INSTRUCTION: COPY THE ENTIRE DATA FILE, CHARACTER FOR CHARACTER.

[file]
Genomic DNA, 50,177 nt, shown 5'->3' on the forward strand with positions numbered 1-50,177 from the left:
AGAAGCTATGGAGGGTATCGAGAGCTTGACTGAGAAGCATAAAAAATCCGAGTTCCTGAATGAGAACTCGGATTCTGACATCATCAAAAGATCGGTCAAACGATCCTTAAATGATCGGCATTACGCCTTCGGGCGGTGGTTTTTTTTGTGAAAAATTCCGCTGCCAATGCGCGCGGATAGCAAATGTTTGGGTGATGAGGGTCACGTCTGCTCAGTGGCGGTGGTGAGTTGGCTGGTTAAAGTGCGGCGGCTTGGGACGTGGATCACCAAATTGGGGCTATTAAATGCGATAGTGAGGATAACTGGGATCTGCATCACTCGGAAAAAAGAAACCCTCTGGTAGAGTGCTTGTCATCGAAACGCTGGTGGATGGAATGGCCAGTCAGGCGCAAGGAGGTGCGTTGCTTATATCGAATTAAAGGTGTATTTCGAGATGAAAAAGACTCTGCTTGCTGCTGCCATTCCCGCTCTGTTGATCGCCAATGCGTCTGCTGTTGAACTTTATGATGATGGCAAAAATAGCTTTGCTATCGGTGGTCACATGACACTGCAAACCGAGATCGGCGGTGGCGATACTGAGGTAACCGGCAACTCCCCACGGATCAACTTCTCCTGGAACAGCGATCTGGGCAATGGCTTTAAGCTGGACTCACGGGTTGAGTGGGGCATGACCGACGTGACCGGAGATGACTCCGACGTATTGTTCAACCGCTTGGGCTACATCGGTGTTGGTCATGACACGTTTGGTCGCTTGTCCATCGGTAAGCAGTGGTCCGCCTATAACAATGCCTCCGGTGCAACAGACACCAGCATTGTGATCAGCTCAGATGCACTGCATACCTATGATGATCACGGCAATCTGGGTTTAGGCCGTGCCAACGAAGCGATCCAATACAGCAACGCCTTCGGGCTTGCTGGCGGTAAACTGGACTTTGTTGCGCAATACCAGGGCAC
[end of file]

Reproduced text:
Genomic DNA, 50,177 nt, shown 5'->3' on the forward strand with positions numbered 1-50,177 from the left:
AGAAGCTATGGAGGGTATCGAGAGCTTGACTGAGAAGCATAAAAAATCCGAGTTCCTGAATGAGAACTCGGATTCTGACATCATCAAAAGATCGGTCAAACGATCCTTAAATGATCGGCATTACGCCTTCGGGCGGTGGTTTTTTTTGTGAAAAATTCCGCTGCCAATGCGCGCGGATAGCAAATGTTTGGGTGATGAGGGTCACGTCTGCTCAGTGGCGGTGGTGAGTTGGCTGGTTAAAGTGCGGCGGCTTGGGACGTGGATCACCAAATTGGGGCTATTAAATGCGATAGTGAGGATAACTGGGATCTGCATCACTCGGAAAAAAGAAACCCTCTGGTAGAGTGCTTGTCATCGAAACGCTGGTGGATGGAATGGCCAGTCAGGCGCAAGGAGGTGCGTTGCTTATATCGAATTAAAGGTGTATTTCGAGATGAAAAAGACTCTGCTTGCTGCTGCCATTCCCGCTCTGTTGATCGCCAATGCGTCTGCTGTTGAACTTTATGATGATGGCAAAAATAGCTTTGCTATCGGTGGTCACATGACACTGCAAACCGAGATCGGCGGTGGCGATACTGAGGTAACCGGCAACTCCCCACGGATCAACTTCTCCTGGAACAGCGATCTGGGCAATGGCTTTAAGCTGGACTCACGGGTTGAGTGGGGCATGACCGACGTGACCGGAGATGACTCCGACGTATTGTTCAACCGCTTGGGCTACATCGGTGTTGGTCATGACACGTTTGGTCGCTTGTCCATCGGTAAGCAGTGGTCCGCCTATAACAATGCCTCCGGTGCAACAGACACCAGCATTGTGATCAGCTCAGATGCACTGCATACCTATGATGATCACGGCAATCTGGGTTTAGGCCGTGCCAACGAAGCGATCCAATACAGCAACGCCTTCGGGCTTGCTGGCGGTAAACTGGACTTTGTTGCGCAATACCAGGGCAC